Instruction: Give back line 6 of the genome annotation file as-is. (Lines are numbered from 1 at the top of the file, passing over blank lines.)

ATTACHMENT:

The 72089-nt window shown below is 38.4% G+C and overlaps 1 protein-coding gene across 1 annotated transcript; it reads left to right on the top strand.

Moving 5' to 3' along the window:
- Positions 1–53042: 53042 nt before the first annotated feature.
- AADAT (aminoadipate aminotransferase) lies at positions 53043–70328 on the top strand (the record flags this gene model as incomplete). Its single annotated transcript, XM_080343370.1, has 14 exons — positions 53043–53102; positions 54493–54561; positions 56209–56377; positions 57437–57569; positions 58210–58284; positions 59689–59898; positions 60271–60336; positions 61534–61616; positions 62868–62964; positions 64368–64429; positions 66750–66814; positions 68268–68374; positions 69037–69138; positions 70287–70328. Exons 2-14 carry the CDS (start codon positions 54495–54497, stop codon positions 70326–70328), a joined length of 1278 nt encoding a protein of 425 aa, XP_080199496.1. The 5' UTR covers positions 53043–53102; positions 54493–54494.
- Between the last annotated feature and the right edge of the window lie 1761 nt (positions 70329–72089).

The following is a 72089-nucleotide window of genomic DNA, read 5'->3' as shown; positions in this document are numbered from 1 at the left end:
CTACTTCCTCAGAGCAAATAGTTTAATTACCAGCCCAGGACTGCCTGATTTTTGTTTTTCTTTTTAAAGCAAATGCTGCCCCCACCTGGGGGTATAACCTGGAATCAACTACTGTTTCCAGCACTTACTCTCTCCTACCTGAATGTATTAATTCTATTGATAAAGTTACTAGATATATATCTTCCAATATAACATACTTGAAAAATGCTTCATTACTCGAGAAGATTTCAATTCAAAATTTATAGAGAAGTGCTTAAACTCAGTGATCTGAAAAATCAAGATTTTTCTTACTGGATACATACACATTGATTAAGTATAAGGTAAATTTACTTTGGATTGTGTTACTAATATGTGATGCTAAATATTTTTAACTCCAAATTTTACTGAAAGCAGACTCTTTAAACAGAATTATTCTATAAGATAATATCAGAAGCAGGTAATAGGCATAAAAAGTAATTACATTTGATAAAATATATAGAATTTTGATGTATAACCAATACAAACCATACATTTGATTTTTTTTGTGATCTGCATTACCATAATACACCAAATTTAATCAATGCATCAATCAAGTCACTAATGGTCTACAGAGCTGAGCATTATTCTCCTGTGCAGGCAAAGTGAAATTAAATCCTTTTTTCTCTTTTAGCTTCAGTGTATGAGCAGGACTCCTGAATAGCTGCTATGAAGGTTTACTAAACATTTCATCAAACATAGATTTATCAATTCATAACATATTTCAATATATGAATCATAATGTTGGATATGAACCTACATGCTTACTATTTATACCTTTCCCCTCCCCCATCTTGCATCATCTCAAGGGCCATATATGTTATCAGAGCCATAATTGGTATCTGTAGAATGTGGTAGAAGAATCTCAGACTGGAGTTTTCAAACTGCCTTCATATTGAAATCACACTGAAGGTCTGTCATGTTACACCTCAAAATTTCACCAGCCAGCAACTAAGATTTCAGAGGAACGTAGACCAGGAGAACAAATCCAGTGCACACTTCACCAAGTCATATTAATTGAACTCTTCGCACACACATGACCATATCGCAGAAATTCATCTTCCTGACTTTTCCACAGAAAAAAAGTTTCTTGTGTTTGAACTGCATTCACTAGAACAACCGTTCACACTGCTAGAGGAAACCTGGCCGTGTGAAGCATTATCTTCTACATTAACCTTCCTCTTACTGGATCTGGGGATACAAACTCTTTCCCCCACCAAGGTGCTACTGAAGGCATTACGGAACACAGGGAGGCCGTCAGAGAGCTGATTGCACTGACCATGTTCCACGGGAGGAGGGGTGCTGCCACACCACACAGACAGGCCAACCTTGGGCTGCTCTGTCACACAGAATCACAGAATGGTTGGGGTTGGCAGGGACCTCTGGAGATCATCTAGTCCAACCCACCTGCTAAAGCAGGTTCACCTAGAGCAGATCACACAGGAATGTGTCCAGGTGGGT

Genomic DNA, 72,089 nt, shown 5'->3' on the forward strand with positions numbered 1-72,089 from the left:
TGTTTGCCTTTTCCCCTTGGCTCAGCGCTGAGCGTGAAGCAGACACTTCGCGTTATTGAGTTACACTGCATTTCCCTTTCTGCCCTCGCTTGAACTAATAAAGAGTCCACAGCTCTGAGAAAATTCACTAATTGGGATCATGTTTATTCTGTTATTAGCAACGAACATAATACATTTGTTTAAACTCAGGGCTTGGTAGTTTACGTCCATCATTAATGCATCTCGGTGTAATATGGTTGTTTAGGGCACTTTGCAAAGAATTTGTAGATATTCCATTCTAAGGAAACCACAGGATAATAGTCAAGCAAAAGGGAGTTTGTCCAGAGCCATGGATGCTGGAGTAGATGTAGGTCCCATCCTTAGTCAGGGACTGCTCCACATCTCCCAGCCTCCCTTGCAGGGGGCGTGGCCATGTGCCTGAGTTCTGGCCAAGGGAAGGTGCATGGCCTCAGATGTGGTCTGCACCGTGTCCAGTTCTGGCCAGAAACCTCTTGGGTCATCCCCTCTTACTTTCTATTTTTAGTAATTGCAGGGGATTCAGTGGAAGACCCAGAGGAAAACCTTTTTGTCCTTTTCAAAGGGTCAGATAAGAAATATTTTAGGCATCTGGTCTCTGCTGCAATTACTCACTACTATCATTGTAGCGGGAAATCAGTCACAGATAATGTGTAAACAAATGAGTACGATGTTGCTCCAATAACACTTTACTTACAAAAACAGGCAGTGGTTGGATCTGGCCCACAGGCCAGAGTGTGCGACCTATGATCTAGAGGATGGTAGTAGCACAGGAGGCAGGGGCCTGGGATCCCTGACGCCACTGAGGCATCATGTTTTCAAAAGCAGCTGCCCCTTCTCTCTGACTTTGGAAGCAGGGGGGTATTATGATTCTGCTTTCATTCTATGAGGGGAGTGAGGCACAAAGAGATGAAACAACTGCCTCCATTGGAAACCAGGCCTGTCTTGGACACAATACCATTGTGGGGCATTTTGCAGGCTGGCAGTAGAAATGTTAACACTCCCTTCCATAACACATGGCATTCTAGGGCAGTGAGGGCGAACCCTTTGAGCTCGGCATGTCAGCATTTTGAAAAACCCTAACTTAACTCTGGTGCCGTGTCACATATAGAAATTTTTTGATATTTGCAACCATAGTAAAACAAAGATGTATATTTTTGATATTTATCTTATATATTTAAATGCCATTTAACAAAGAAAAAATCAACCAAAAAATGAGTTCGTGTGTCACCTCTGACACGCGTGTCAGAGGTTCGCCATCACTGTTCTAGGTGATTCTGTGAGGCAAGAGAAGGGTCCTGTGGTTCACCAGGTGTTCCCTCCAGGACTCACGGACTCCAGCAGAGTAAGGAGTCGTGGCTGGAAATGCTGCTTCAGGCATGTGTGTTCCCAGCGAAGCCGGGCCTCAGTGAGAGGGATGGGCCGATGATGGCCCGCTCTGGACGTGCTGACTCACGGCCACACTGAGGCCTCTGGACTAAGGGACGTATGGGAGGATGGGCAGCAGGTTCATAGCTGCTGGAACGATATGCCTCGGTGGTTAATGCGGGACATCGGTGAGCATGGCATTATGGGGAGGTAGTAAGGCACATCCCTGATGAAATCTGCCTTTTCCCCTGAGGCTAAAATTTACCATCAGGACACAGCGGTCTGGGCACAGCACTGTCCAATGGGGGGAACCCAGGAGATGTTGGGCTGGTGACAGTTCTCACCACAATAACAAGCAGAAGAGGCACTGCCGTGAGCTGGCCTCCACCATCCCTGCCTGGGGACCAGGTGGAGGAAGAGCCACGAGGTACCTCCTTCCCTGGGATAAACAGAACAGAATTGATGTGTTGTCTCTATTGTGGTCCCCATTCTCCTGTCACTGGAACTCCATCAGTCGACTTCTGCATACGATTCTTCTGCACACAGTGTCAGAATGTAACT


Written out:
The following is a 72089-nucleotide window of genomic DNA, read 5'->3' as shown; positions in this document are numbered from 1 at the left end: